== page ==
Blessed by ArtistsBy: Mike May 16, 2013
Patty and I recently attended an art symposium dedicated to improving the support for the arts in our area. The Tri-Cities is getting to be a moderately populous area, with about 250,000 total residents. However, we have fewer concerts, art galleries, ballets, etc. than many similar-sized towns. The good news is there are lots of people hoping to change that. One of the difficulties in bringing art to the area is that many of the government and business leaders don't believe that art is necessary. It's not seen as integral to the community, but as the proverbial icing on the cake. It's the last thing to add and the first thing to cut from the budget. Personally, I think that's a mistake: art is humanity, distilled.
Patty and I don't have any degrees in art, haven't spent years in Europe painting at the hand of some great master, and have no fancy titles. And yet we love art. Sometimes, I think that art means more to those who don't have a particular talent for it. If it were up to me to decorate our home it would look very . . . industrial. Instead, there are paintings adorning almost every wall. How wonderful to live in a day where great art can be reproduced as high-quality prints so that people on every budget can enjoy it. Thanks to various artists, we wake each day surrounded by beauty I could never hope to create.
But art is so much more than beauty. It's a means of communication that transcends words. I suspect that many of the people who follow this site know a little about feeling like an outsider; about not quite fitting in. Many years ago I saw a painting called Fitting In by Mark Ferrari. Go ahead and click the link, it's worth it. At the time, I was a young professional, whose ideals were shaped by a steady diet of Science Fiction and Fantasy reading, trying to blend into a world of NASCAR and boxing fans. This painting hit me like a truck. I couldn't stop looking at it. That was, metaphorically speaking, me, choosing which path to follow. And different, at least in Mark Ferrari's eyes, could be beautiful.
The art in our house isn't florals or landscapes. It's not the sort of thing one will find hanging in hotel lobbies or corporate conference rooms. They are pieces that have called to us from across convention art shows or the internet and captured the imagination.
When Dan Dos Santos painted the cover for Bone Crossed we had to have it. In the stories, Mercy had been battered, abused and tested (Patty is not kind to characters!). We had kind of expected an action-shot of some sort for the cover. Instead, Dan painted this incredibly lush canvas with deep saturated blues, showing Mercy standing in the rain, with her head tipped back, just sort of letting life wash off her. She looks serene, or at least like she's trying to find that place again. To me, it's a philosophy course rendered in a single frame.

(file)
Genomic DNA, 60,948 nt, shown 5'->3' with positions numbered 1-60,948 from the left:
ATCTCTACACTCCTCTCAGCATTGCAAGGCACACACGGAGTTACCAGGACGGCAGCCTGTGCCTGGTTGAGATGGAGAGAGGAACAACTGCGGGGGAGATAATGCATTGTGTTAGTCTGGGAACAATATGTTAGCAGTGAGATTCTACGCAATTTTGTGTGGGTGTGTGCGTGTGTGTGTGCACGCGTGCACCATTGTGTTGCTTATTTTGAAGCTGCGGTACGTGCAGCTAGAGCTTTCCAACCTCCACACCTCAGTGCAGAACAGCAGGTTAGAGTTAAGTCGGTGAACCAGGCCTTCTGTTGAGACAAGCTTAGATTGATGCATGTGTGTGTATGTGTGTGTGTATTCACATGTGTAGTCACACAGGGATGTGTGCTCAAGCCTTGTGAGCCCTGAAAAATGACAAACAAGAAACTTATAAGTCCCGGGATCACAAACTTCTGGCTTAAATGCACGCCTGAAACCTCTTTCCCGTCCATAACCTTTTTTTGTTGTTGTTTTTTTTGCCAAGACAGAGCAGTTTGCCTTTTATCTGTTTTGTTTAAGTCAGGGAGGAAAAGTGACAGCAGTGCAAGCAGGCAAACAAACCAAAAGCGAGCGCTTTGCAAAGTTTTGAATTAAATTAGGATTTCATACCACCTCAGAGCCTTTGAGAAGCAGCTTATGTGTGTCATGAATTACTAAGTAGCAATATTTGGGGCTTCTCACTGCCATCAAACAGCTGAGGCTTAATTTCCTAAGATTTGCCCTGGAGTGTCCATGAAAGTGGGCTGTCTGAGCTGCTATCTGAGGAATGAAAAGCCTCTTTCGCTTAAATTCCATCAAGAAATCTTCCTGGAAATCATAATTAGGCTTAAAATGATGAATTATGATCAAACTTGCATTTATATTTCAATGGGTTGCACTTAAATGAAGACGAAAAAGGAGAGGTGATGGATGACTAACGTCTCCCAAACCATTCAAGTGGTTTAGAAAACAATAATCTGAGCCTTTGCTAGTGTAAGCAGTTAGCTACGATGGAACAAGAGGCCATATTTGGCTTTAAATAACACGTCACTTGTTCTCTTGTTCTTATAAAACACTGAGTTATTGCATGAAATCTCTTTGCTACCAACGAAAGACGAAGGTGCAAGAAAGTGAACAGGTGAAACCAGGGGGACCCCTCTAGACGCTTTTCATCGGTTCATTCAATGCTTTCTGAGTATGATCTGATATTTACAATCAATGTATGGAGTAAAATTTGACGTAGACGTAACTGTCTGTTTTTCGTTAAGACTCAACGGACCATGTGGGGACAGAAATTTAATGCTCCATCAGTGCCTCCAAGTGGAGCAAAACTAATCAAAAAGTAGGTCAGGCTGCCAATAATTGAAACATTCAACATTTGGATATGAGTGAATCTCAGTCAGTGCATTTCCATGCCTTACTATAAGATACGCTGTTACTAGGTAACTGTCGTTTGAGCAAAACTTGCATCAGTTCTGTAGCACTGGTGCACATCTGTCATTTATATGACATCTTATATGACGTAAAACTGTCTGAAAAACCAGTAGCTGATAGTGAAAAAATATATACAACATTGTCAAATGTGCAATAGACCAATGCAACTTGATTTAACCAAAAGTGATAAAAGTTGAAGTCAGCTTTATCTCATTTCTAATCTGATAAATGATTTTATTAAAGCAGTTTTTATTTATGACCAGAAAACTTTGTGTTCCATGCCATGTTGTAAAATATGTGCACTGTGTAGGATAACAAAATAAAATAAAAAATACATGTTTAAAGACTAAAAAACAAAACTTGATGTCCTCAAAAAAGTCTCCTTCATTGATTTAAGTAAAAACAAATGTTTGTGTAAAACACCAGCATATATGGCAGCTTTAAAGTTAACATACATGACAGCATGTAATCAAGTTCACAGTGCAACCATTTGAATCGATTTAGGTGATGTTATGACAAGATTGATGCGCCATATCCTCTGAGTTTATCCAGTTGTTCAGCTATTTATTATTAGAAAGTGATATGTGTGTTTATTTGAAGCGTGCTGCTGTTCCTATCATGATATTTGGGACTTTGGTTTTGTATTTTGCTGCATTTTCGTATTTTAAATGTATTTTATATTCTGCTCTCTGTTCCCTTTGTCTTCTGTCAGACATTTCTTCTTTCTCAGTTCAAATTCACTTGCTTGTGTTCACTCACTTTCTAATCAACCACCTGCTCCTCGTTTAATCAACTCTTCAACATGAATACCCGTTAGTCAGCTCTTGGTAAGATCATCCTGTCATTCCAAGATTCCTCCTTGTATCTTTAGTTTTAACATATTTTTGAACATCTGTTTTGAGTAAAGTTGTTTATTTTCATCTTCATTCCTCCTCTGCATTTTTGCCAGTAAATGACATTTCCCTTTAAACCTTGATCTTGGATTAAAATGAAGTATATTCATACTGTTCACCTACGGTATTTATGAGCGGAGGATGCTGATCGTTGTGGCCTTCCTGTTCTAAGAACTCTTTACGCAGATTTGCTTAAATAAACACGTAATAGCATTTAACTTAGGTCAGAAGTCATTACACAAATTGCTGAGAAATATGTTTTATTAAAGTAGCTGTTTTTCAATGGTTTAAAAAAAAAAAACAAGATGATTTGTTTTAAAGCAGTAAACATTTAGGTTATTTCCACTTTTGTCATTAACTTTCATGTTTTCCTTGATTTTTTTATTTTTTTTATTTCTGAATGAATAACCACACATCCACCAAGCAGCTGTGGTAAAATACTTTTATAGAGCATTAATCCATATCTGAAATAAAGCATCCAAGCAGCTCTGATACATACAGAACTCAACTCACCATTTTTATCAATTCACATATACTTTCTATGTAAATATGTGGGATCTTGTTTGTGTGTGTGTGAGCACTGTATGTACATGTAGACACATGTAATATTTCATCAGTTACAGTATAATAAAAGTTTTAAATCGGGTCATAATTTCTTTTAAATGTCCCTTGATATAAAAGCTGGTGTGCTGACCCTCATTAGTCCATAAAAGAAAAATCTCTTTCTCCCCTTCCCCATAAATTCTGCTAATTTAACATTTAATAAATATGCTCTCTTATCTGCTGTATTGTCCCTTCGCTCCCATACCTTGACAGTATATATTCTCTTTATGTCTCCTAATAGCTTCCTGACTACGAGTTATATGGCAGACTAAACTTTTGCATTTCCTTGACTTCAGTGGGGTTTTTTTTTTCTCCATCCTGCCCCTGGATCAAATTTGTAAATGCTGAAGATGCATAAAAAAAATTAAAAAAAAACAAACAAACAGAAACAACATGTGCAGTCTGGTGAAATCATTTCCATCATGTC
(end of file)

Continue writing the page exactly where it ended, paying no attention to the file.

Like many readers, many of my earliest friends and heroes were fictional characters. I so wanted to sail the stars with Anne McCafferey's Helga, or travel to Cherryh's tree of sword and jewels. I wanted to have the courage of Louis L'Amour's Sacketts, and the brains of Sherlock Holmes. I alternately wanted to be a space marine and a wizard. Sometimes I was Spock, and I often played guitar with Spider Robinson's characters at Callahan's Bar. All of these heros were more real to me than the political and sports figures of the day. My character was shaped by elves, my morals forged in the fires of Mordor.
And music, of course, is perhaps my first and most abiding love. When life hands out lemons, there is no comfort like the familiar sound of favorite music. Finding a new band I like, particularly if they already have several albums out, is like coming down the stairs on Christmas morning.
I am not an artist, I am merely a consumer of art. But as I look at the playlist on my computer, the shelves full of books, the rack of DVD's and the walls laden with pictures I recognize how deeply art has affected me, and how much it means in my life. We live surrounded by beauty that I could not have created myself. We are supported by people who find in Patty's stories something worth paying for. Thank you to the artists who have enriched our lives, and to those who support them. Thank you to everyone who believes that creating beauty and meaning is not just an afterthought in life, but the focus of it.